Linux Journal: Crusoe: Transmeta's Trump CardJan 20, 2000, 03:52 (5 Talkback[s])
(Other stories by Jason Kroll)
"We all knew Linux was ideal for embedded and mobile systems, and many of us predicted more success for Linux in embedded systems than on the desktop. Many of us also suspected (since Linus's remark about a chip with software, and after looking at Transmeta's patent filings) that we'd soon have a chip that translated instructions on the fly into the native language of the chip. Today, Transmeta confirmed suspicions and delivered more than most of us had expected...."
"The fundamental idea behind the Crusoe family of processors is software. Crusoe is, to my knowledge, the only processor with its own special software (please contact me if you know of another). The Crusoe processors have a native language, which is a 128-bit VLIW (very large instruction word) instruction set. This methodology is a bit like RISC times 4; that is, you construct an instruction molecule out of atoms, and each atom would be roughly equivalent to a RISC instruction. The chip then uses no speculative execution, branch prediction, or data flow analysis techniques (which severely waste energy and can create pipeline stalls), but instead carries all information about the instructions and scheduling with the molecule that goes to the processor. VLIW is a neat idea, but it's not the truly exciting thing about Crusoe."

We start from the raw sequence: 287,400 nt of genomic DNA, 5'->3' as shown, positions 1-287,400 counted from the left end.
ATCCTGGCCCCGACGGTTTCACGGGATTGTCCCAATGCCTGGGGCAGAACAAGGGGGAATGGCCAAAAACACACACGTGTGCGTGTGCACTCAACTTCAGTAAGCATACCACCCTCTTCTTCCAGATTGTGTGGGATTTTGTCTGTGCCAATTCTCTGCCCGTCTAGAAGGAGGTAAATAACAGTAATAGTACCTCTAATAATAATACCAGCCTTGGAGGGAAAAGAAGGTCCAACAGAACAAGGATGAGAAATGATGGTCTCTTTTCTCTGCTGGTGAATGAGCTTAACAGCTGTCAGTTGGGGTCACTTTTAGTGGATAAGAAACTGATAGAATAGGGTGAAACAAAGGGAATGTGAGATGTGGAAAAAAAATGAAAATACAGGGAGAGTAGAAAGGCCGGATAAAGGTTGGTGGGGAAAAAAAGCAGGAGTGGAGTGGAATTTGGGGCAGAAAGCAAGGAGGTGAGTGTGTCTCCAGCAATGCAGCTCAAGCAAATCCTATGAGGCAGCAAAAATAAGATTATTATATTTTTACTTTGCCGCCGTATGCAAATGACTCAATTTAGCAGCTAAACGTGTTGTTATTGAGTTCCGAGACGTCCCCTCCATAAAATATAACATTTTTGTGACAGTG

"Crusoe chip software employs Code Morphing. This is what we expected since last summer, but it's true and it's really here. Crusoe software morphs x86 code into its own native language on the fly. Not only that, but it caches the translated instructions (no need to translate data for a data cache), so that it hasn't got to retranslate them. What is the advantage of this? Not only can you write software that would enable a chip to be effectively any chip, but also there's one monstrous advantage for portable computing: the reduction of transistors."